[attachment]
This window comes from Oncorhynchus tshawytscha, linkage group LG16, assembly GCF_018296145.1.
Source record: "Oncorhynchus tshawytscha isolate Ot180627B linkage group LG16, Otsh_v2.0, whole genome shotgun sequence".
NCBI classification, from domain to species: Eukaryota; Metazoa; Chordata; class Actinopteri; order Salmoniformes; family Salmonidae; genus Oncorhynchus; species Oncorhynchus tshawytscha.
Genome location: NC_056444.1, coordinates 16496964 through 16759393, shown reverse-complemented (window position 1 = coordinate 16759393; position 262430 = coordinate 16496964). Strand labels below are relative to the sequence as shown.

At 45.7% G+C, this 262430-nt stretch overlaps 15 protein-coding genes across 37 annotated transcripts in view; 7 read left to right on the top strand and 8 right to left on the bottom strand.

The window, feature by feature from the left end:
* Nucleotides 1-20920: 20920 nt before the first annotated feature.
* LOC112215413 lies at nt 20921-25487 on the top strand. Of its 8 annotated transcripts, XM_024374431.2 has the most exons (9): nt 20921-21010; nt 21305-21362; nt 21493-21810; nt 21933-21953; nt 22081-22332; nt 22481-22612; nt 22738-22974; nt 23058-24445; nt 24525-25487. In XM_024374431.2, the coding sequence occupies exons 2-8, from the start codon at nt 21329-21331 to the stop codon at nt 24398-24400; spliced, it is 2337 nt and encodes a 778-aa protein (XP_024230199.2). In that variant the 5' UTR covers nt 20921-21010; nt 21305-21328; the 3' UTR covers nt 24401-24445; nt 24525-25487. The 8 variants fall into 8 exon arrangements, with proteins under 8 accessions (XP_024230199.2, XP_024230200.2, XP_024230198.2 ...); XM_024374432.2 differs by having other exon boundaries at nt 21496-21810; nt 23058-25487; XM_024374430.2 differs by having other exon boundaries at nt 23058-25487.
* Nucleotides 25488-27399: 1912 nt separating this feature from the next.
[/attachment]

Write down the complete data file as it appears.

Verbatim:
This window comes from Oncorhynchus tshawytscha, linkage group LG16, assembly GCF_018296145.1.
Source record: "Oncorhynchus tshawytscha isolate Ot180627B linkage group LG16, Otsh_v2.0, whole genome shotgun sequence".
NCBI classification, from domain to species: Eukaryota; Metazoa; Chordata; class Actinopteri; order Salmoniformes; family Salmonidae; genus Oncorhynchus; species Oncorhynchus tshawytscha.
Genome location: NC_056444.1, coordinates 16496964 through 16759393, shown reverse-complemented (window position 1 = coordinate 16759393; position 262430 = coordinate 16496964). Strand labels below are relative to the sequence as shown.

At 45.7% G+C, this 262430-nt stretch overlaps 15 protein-coding genes across 37 annotated transcripts in view; 7 read left to right on the top strand and 8 right to left on the bottom strand.

The window, feature by feature from the left end:
* Nucleotides 1-20920: 20920 nt before the first annotated feature.
* LOC112215413 lies at nt 20921-25487 on the top strand. Of its 8 annotated transcripts, XM_024374431.2 has the most exons (9): nt 20921-21010; nt 21305-21362; nt 21493-21810; nt 21933-21953; nt 22081-22332; nt 22481-22612; nt 22738-22974; nt 23058-24445; nt 24525-25487. In XM_024374431.2, the coding sequence occupies exons 2-8, from the start codon at nt 21329-21331 to the stop codon at nt 24398-24400; spliced, it is 2337 nt and encodes a 778-aa protein (XP_024230199.2). In that variant the 5' UTR covers nt 20921-21010; nt 21305-21328; the 3' UTR covers nt 24401-24445; nt 24525-25487. The 8 variants fall into 8 exon arrangements, with proteins under 8 accessions (XP_024230199.2, XP_024230200.2, XP_024230198.2 ...); XM_024374432.2 differs by having other exon boundaries at nt 21496-21810; nt 23058-25487; XM_024374430.2 differs by having other exon boundaries at nt 23058-25487.
* Nucleotides 25488-27399: 1912 nt separating this feature from the next.